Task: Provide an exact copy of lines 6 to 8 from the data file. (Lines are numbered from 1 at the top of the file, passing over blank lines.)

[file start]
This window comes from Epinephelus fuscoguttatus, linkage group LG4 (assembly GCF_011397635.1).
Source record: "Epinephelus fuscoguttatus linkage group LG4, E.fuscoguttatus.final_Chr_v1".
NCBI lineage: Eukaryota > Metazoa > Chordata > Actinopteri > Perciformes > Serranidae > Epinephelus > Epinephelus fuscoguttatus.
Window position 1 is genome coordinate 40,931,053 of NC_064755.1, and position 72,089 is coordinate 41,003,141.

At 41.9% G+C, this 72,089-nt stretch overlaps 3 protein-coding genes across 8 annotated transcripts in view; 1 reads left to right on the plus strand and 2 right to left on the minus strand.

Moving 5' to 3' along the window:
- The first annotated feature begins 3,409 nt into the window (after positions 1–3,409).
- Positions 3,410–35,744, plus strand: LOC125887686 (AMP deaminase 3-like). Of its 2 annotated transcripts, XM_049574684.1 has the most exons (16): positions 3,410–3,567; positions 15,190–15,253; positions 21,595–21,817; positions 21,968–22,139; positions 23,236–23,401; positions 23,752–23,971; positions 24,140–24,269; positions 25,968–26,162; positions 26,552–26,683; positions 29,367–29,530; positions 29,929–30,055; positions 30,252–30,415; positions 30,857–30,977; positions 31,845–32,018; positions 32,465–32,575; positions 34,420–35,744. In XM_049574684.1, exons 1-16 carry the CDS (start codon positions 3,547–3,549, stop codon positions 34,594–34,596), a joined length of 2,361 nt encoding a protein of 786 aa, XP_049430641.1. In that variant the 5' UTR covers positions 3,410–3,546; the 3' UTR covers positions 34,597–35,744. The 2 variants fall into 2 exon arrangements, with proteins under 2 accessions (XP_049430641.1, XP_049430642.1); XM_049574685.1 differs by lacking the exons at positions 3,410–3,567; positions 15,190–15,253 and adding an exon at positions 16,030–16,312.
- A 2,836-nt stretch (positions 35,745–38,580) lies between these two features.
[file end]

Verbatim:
Moving 5' to 3' along the window:
- The first annotated feature begins 3,409 nt into the window (after positions 1–3,409).
- Positions 3,410–35,744, plus strand: LOC125887686 (AMP deaminase 3-like). Of its 2 annotated transcripts, XM_049574684.1 has the most exons (16): positions 3,410–3,567; positions 15,190–15,253; positions 21,595–21,817; positions 21,968–22,139; positions 23,236–23,401; positions 23,752–23,971; positions 24,140–24,269; positions 25,968–26,162; positions 26,552–26,683; positions 29,367–29,530; positions 29,929–30,055; positions 30,252–30,415; positions 30,857–30,977; positions 31,845–32,018; positions 32,465–32,575; positions 34,420–35,744. In XM_049574684.1, exons 1-16 carry the CDS (start codon positions 3,547–3,549, stop codon positions 34,594–34,596), a joined length of 2,361 nt encoding a protein of 786 aa, XP_049430641.1. In that variant the 5' UTR covers positions 3,410–3,546; the 3' UTR covers positions 34,597–35,744. The 2 variants fall into 2 exon arrangements, with proteins under 2 accessions (XP_049430641.1, XP_049430642.1); XM_049574685.1 differs by lacking the exons at positions 3,410–3,567; positions 15,190–15,253 and adding an exon at positions 16,030–16,312.